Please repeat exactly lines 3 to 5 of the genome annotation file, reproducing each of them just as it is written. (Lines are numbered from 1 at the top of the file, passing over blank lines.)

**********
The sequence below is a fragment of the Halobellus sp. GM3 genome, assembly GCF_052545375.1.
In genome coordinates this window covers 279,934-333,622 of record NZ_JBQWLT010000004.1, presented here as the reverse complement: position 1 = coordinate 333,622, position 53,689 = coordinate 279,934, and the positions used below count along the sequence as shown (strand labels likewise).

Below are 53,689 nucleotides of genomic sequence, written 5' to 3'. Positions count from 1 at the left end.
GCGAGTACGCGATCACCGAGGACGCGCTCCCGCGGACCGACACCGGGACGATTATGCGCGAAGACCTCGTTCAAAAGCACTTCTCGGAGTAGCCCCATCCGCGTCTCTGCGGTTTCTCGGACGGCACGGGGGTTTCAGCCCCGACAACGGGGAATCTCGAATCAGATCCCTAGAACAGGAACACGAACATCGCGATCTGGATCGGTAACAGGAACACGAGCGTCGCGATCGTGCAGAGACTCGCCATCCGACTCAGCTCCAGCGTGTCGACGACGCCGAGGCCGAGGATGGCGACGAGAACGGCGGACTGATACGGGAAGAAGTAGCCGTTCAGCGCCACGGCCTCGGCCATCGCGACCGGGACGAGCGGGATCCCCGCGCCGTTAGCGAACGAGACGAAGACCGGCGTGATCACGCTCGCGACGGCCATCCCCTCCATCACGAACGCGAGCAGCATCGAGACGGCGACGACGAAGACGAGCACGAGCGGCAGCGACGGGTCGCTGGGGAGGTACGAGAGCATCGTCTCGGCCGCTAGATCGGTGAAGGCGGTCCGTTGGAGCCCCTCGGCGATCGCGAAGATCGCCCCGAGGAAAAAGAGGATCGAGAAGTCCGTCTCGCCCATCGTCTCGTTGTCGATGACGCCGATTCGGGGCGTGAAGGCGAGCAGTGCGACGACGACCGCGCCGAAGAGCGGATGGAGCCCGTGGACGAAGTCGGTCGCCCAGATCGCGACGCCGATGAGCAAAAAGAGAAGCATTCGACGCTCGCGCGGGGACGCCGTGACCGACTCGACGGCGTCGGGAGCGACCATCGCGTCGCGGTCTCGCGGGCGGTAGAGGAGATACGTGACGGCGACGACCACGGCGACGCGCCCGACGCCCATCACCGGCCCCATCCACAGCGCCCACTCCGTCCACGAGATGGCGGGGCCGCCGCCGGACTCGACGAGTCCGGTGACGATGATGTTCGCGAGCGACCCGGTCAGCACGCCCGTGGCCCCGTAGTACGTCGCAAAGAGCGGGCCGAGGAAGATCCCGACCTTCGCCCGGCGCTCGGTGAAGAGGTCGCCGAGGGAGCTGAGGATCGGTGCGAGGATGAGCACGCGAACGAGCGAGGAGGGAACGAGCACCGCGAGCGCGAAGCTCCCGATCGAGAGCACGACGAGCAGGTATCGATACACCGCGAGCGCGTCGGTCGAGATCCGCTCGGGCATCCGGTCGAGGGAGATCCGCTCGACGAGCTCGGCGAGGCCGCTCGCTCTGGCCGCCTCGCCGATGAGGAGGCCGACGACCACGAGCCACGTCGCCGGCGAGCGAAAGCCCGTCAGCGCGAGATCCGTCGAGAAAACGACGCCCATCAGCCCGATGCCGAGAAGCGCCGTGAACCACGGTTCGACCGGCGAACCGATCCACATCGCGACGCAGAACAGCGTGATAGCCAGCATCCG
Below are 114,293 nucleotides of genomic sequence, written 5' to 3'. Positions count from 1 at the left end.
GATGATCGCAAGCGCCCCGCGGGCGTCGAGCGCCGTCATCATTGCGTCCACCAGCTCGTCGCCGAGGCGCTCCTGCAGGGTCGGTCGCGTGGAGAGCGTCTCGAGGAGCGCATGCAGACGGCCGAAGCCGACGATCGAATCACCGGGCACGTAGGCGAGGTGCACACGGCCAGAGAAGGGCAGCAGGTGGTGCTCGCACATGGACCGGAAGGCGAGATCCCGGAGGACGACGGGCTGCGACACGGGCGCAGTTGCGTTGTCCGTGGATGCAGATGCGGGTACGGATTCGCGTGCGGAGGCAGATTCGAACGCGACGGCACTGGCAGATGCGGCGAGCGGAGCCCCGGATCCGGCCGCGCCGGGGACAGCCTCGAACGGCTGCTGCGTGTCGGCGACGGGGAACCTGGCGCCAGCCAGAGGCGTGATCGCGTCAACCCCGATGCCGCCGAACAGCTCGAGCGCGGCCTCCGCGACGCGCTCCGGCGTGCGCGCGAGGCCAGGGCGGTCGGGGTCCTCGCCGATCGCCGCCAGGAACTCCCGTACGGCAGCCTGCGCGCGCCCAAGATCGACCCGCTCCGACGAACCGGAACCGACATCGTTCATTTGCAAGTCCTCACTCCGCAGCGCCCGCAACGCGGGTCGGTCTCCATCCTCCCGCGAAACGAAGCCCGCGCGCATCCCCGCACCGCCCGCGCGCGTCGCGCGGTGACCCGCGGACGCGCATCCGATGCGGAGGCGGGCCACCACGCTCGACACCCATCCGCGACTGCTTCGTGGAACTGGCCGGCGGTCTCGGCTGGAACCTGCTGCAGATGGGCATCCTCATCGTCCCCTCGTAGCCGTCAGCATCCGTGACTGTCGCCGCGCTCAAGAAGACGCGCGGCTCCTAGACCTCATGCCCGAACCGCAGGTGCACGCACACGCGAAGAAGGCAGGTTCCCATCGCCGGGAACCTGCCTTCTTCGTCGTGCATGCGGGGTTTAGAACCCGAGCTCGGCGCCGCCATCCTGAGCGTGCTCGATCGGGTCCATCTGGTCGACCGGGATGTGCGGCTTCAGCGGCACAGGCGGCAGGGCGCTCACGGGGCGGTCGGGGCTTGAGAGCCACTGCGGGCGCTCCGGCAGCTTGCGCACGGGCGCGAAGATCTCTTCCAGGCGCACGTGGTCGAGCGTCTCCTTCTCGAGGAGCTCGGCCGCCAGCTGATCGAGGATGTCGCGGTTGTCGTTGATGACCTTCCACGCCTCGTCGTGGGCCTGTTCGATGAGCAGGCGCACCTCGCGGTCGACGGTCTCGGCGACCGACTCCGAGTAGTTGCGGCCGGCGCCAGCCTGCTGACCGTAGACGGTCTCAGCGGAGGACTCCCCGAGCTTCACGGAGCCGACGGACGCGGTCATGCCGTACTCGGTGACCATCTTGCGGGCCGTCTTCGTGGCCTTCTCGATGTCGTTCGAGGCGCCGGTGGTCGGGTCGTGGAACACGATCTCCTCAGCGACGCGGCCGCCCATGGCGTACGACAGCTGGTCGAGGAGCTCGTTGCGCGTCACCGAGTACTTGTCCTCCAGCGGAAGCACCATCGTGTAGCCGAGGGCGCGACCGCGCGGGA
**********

Below are 53,689 nucleotides of genomic sequence, written 5' to 3'. Positions count from 1 at the left end.
GCGAGTACGCGATCACCGAGGACGCGCTCCCGCGGACCGACACCGGGACGATTATGCGCGAAGACCTCGTTCAAAAGCACTTCTCGGAGTAGCCCCATCCGCGTCTCTGCGGTTTCTCGGACGGCACGGGGGTTTCAGCCCCGACAACGGGGAATCTCGAATCAGATCCCTAGAACAGGAACACGAACATCGCGATCTGGATCGGTAACAGGAACACGAGCGTCGCGATCGTGCAGAGACTCGCCATCCGACTCAGCTCCAGCGTGTCGACGACGCCGAGGCCGAGGATGGCGACGAGAACGGCGGACTGATACGGGAAGAAGTAGCCGTTCAGCGCCACGGCCTCGGCCATCGCGACCGGGACGAGCGGGATCCCCGCGCCGTTAGCGAACGAGACGAAGACCGGCGTGATCACGCTCGCGACGGCCATCCCCTCCATCACGAACGCGAGCAGCATCGAGACGGCGACGACGAAGACGAGCACGAGCGGCAGCGACGGGTCGCTGGGGAGGTACGAGAGCATCGTCTCGGCCGCTAGATCGGTGAAGGCGGTCCGTTGGAGCCCCTCGGCGATCGCGAAGATCGCCCCGAGGAAAAAGAGGATCGAGAAGTCCGTCTCGCCCATCGTCTCGTTGTCGATGACGCCGATTCGGGGCGTGAAGGCGAGCAGTGCGACGACGACCGCGCCGAAGAGCGGATGGAGCCCGTGGACGAAGTCGGTCGCCCAGATCGCGACGCCGATGAGCAAAAAGAGAAGCATTCGACGCTCGCGCGGGGACGCCGTGACCGACTCGACGGCGTCGGGAGCGACCATCGCGTCGCGGTCTCGCGGGCGGTAGAGGAGATACGTGACGGCGACGACCACGGCGACGCGCCCGACGCCCATCACCGGCCCCATCCACAGCGCCCACTCCGTCCACGAGATGGCGGGGCCGCCGCCGGACTCGACGAGTCCGGTGACGATGATGTTCGCGAGCGACCCGGTCAGCACGCCCGTGGCCCCGTAGTACGTCGCAAAGAGCGGGCCGAGGAAGATCCCGACCTTCGCCCGGCGCTCGGTGAAGAGGTCGCCGAGGGAGCTGAGGATCGGTGCGAGGATGAGCACGCGAACGAGCGAGGAGGGAACGAGCACCGCGAGCGCGAAGCTCCCGATCGAGAGCACGACGAGCAGGTATCGATACACCGCGAGCGCGTCGGTCGAGATCCGCTCGGGCATCCGGTCGAGGGAGATCCGCTCGACGAGCTCGGCGAGGCCGCTCGCTCTGGCCGCCTCGCCGATGAGGAGGCCGACGACCACGAGCCACGTCGCCGGCGAGCGAAAGCCCGTCAGCGCGAGATCCGTCGAGAAAACGACGCCCATCAGCCCGATGCCGAGAAGCGCCGTGAACCACGGTTCGACCGGCGAACCGATCCACATCGCGACGCAGAACAGCGTGATAGCCAGCATCCG
Below are 114,293 nucleotides of genomic sequence, written 5' to 3'. Positions count from 1 at the left end.